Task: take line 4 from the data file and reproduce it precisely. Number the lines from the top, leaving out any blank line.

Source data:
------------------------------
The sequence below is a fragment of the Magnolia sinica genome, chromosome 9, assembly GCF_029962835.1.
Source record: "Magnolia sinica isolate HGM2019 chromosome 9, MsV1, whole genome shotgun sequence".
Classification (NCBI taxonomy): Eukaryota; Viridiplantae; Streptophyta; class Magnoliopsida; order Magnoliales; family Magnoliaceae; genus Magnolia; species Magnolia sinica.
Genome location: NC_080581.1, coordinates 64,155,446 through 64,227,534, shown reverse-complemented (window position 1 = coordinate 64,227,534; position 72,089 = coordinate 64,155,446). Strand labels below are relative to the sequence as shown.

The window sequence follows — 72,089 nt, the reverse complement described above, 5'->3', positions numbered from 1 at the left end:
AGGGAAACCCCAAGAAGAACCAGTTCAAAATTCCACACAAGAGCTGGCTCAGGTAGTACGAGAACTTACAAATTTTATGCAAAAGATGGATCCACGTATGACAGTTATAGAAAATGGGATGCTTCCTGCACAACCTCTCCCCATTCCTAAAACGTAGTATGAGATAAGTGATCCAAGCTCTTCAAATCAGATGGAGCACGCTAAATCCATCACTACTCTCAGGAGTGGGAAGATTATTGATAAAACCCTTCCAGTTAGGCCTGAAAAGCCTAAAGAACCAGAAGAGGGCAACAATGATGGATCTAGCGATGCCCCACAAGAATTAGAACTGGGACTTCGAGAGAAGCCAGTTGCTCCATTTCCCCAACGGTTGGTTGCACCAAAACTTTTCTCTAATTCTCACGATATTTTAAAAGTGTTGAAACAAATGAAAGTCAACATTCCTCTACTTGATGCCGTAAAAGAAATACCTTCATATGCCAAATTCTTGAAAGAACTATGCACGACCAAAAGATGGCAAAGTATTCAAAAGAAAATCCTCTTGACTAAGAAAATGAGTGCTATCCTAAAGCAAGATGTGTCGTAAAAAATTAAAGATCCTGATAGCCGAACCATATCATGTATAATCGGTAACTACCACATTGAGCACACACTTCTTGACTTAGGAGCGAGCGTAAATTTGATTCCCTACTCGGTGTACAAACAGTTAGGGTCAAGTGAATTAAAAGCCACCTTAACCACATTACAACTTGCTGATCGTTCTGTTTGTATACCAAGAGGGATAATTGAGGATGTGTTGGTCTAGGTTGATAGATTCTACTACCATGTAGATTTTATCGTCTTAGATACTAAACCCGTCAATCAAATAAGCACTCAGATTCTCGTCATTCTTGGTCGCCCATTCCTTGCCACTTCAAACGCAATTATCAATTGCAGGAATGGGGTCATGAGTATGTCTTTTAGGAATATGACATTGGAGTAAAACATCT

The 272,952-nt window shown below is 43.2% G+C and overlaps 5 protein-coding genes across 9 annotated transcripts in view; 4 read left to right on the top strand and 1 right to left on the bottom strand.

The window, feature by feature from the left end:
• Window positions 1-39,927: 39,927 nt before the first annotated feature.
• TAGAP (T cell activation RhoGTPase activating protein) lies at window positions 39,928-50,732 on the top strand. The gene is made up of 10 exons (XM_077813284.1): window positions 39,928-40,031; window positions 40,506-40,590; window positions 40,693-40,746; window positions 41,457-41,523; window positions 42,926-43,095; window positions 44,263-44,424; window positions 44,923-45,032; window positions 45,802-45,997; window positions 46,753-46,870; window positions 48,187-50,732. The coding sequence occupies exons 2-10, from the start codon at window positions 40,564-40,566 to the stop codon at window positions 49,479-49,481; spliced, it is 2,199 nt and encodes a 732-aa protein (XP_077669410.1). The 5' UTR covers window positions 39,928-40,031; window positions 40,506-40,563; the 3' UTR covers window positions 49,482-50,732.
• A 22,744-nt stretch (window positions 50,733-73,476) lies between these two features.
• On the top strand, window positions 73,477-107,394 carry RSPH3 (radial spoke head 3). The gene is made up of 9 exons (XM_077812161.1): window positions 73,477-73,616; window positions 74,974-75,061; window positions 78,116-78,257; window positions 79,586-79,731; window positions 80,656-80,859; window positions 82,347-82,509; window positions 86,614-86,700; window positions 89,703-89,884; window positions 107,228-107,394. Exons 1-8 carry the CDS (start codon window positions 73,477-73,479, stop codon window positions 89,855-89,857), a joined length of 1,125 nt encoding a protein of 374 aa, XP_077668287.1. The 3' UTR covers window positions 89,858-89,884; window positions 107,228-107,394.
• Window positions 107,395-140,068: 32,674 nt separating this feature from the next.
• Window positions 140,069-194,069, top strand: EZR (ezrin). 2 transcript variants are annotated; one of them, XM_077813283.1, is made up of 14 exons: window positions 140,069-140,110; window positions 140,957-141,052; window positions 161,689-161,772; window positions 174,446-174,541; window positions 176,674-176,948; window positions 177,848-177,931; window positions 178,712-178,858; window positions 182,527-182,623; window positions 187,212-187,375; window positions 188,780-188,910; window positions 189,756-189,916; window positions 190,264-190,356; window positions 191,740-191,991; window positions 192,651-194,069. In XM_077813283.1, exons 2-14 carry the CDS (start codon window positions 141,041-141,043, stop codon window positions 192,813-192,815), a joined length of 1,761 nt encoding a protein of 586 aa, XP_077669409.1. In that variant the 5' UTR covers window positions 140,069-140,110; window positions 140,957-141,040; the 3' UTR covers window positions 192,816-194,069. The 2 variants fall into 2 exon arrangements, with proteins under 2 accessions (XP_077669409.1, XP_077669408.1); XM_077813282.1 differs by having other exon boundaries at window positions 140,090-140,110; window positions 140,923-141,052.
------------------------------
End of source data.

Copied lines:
Genome location: NC_080581.1, coordinates 64,155,446 through 64,227,534, shown reverse-complemented (window position 1 = coordinate 64,227,534; position 72,089 = coordinate 64,155,446). Strand labels below are relative to the sequence as shown.